As Haystacks sells for a record $110.7m – 5 locations around the world where you can see a Monet

  • Wed,15 May 2019 04:08:56 PM

The French painter Claude Monet is famous for his legendary landscapes and once said : “I am good at only two things, and those are gardening and painting.” And, as far as the latter is concerned, never a truer word was said.

Monet’s ‘Haystacks’ oil painting went under the hammer in Sotheby’s New York, fetching $110.7m (£85.7m). It set a new world record for a work by a French artist, and the sale is also the first time an Impressionist painting has sold for more than $100m.

The Haystacks series had 25 paintings in all, the majority of which hang in art galleries around the world.

Here’s where you can marvel at Monet’s magnificent use of colour and light – and open your eyes to some of the most celebrated works of the 20th Century…

1. The National Gallery, London: The Water-Lily Pond

 
 
 
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Stand before one of Claude Monet’s masterpiece, ‘The Water-Lily Pond’, in Room 41. In 1883 Monet moved to Giverny where he lived until his death. There, on the grounds of his property, he created a water garden 'for the purpose of cultivating aquatic plants', over which he built an arched bridge in the Japanese style. In 1899, once the garden had matured, the painter undertook 17 views of the motif under differing light conditions. Surrounded by luxuriant foliage, the bridge is seen here from the pond itself, among an artful arrangement of reeds and willow leaves. Detail from Claude Monet, ‘The Water-Lily Pond’, 1899 © The National Gallery, London #nationalgallery #artist #painting #art #arthistory #artgallery #artmuseum #gallery #museum #oilpainting #fineart #claudemonet #monet #giverny #waterlily #waterlilypond

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Claude Monet’s water-lily paintings (Nympheas) are some of his most recognisable and celebrated works – the series consists of approximately 250 oil paintings – and have been described as ‘The Sistine Chapel of Impressionism.’ What’s striking about his brush strokes and use of colour, is that Monet’s eyesight was fading due to cataracts while he made them.

2. Musee d’Orsay, Paris:  Women In The Garden

Head to Paris and you can feast your eyes on Women In The Garden – the faces are left vague (Camille, the artist’s first wife posed for three figures on the left), so it can’t be considered a portrait. But the subjects in their sunlit white dresses are a joy to behold thanks to his masterful depiction of the sun’s shadows and spectacular reflection on the garden path.

3. Metropolitan Museum of Art, New York: Bridge Over A Pond Of Water Lilies

 
 
 
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Spotted: on the steps of the met xoxo gossip girl #nyc #newyork #gossipgirl #themet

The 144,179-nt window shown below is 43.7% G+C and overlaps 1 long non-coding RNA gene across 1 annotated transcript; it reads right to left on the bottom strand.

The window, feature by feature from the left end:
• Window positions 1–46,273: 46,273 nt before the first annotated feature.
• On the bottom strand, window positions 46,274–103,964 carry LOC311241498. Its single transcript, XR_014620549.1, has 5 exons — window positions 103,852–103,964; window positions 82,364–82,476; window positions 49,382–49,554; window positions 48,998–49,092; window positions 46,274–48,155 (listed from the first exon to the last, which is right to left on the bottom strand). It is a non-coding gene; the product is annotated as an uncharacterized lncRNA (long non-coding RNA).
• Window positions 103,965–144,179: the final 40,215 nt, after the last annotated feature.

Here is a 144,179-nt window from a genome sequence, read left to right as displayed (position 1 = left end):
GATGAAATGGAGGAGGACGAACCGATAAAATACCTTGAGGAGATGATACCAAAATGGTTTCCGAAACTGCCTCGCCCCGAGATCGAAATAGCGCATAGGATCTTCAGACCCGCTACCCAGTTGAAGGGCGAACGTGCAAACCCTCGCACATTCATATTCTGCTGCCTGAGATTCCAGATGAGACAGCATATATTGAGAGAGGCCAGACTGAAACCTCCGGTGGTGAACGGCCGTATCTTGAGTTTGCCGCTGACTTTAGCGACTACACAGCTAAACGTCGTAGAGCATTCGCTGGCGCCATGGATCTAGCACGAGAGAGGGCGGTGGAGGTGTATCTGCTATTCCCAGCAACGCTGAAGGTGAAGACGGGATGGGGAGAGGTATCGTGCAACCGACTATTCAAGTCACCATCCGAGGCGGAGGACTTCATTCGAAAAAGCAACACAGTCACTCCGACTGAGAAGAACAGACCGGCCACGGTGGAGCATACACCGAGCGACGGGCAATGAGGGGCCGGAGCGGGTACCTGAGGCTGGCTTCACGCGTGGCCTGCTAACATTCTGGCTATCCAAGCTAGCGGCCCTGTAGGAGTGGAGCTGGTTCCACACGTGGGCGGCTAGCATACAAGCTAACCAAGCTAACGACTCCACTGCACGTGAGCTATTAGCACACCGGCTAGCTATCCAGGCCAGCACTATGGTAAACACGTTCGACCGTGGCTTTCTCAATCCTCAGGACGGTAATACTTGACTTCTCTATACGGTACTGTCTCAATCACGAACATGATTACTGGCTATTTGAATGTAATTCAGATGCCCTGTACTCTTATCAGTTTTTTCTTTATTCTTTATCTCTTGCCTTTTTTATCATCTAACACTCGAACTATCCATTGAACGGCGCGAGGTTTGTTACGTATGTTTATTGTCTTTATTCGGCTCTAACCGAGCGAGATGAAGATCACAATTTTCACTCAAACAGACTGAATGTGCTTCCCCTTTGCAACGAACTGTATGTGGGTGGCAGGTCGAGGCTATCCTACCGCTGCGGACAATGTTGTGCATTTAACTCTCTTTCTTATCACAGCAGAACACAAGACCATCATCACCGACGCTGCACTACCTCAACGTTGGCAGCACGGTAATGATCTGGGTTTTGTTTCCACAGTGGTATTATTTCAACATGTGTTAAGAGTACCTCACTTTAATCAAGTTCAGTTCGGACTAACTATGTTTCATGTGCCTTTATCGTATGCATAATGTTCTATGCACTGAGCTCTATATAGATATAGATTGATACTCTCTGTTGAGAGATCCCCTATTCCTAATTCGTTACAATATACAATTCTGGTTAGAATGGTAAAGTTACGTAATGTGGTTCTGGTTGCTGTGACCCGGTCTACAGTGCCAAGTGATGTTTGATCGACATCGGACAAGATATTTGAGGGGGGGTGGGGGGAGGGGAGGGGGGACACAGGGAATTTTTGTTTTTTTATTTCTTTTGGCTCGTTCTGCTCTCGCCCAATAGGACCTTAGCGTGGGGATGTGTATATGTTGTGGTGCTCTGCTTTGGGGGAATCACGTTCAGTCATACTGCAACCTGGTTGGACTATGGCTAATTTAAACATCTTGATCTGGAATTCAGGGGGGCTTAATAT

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Monet was a keen horticulturalist and certainly knew how to make his paintings bloom. What’s unusual about this one – there are 12 in the series – is it’s vertical rather than horizontal, and really magnifies the beauty of the water lilies and their reflections on the pond.

4. Kunsthalle Bremen, Germany: Camille (The Woman In The Green Dress)

 
 
 
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Kunst trifft Mode – Wir stellen die Modegeschichte mit Werken aus unserer Sammlung vor. Heute: Der Tournürenstil ?? 1870 fand ein Wandel in der Mode statt. Vorher waren kuppelförmige Reifröcke mit zum Teil gigantischem Ausmaß (der sogenannte Krinolinenstil) bei Damen sehr beliebt. Nun galt es, das Gesäß der Frau zu betonen. Der sogenannte Tournürenstil bezeichnet die zum Saum hin zunehmende Rockweite. Die entstehende Stoffraffung (Tonüre) an der Hüfte betont die Umrisse des weiblichen Gesäßes. In den späten 1880er Jahren wurde die Turnüre so breit, dass die Drapierung groß genug war, um eine Teetasse abzustellen. Dies ist auf dem hier gezeigten Gemälde „Camille“ von Claude Monet noch nicht der Fall. ??? Claude Monet, Camille, 1866, Kunsthalle Bremen – Der Kunstverein in Bremen #KunsthalleBremen #museum #museumweek #museumvisit #museumlover #museumlife #arttrip #instamuseum #artmuseum #exhibition #artgallery #gallery #bremen #bremenerleben #bremermoment #meinbremen #deinbremen #bremencity #explorebremen #art #artist #artlovers #instaart #kunsttrifftmode #modegeschichte #fashionart #goodtoknow

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Camille was Monet’s leading lady in several paintings and what marks this particular work is that it’s early in his career, when he painted in a realist style, as opposed to Impressionist.

It was accepted into The Salon art exhibition (the greatest art event in its day) in 1866 and the first painting to bring him critical acclaim. It’s been suggested that to meet the Salon deadline, Monet completed the work in four days, but that’s open to question.

5. Museum of Fine Arts Boston, America: La Japonaise

 
 
 
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???????? #monet #lajaponaise #monetlajaponaise #museumoffinearts #claudemonet #impressionism

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Head to Boston and you’ll find one of the largest collections of Monet’s works outside of France. There’s a dedicated gallery with select loans from private collections, as well as a permanent collection. Highlights include canvases from the Grand Canal, Venice series and La Japonaise (Camille in Japanese Costume) – a full length portrait of her in a richly embroidered kimono.

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